September 23, 2022 By Vaseline

Players prepare for the ACBL Orange Tournament

The full schedule of events scheduled for the Personal Tournament will appear here next week.

This will be the second section tournament; The first took place in the same city in early June and attracted almost 65 percent of the usual attendance of tournaments held before the COVID-19 pandemic. Hopefully the upcoming event will attract even more card players.

Locally, Greenwich players placed in the overall rankings for doubles games played at clubs in White Plains, NY that offer face-to-face games over the past week.

bridge deck: Friday, September 16, Faye Marino, plays with Rich Laufer, second in Strat A, and Mary Scarfi-Lois Spagna, third in A; Monday, September 19, Linda Otness, plays with Henry Deutsch, second in A, and Mary Scarfi-Lois Spagna, third in A; Tuesday, Sept. 21, Cliff Wald, who plays with Mari Stuart, shared first place in B; and Wednesday, September 21, Linda Otness-Michael Zoulis, third in A.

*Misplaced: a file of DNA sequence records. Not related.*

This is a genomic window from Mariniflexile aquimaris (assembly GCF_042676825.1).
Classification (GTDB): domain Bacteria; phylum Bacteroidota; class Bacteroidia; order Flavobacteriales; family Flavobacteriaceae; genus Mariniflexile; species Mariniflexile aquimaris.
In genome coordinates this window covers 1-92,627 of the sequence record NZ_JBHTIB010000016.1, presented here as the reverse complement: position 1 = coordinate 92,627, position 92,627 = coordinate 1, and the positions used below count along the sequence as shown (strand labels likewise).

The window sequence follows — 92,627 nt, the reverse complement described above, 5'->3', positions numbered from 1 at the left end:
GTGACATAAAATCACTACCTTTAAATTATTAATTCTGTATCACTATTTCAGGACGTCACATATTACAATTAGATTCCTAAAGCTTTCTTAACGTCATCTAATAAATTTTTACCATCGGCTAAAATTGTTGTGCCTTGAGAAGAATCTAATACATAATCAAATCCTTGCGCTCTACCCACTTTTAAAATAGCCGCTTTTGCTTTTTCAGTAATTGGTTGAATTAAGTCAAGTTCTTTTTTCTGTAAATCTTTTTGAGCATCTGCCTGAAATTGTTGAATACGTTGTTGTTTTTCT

The Hard’ Club: Thursday, September 15, Vivian Wu, performs with Jill Marshall, third in A.

Today’s quiz: Here is the first part of a new series on interpreting your partner’s opening bids. In each problem, you receive the bid, your partner’s lead, and your own dummy’s hand in the suit led, accompanied by five card combinations that your partner might be holding. You and your partner play standard leads. Considering all available information, of which of the five combinations do you think the partner could actually lead?

More than one of the choices could be correct.

Bidding: Opponent-1S; partner pass; opponent-2S; All pass. Partner runs the H4. Dummy has 85 and you have K107.

Partner could hold:

a) J9432

b) QJ642

c) A964

d) Q964 e)42.

answers: The partner cannot hold a), b), c) or e) for various reasons. In a) the correct lead would be the 3 (fourth best), while in b) the correct lead would be the queen (top of a run of two honor cards against a suit contract). With c), partner cannot play away from an ace against a suit contract, and although with e) partner would lead the 4 (Top of a Doubleton), this holding is impossible as it would mean that declarer, playing with a Spades has a six-card heart suit.

However, partner could have had d) since in this combination the real lead would be the 4 (fourth best), and at the same time it is entirely possible for declarer to have a four card heart suit.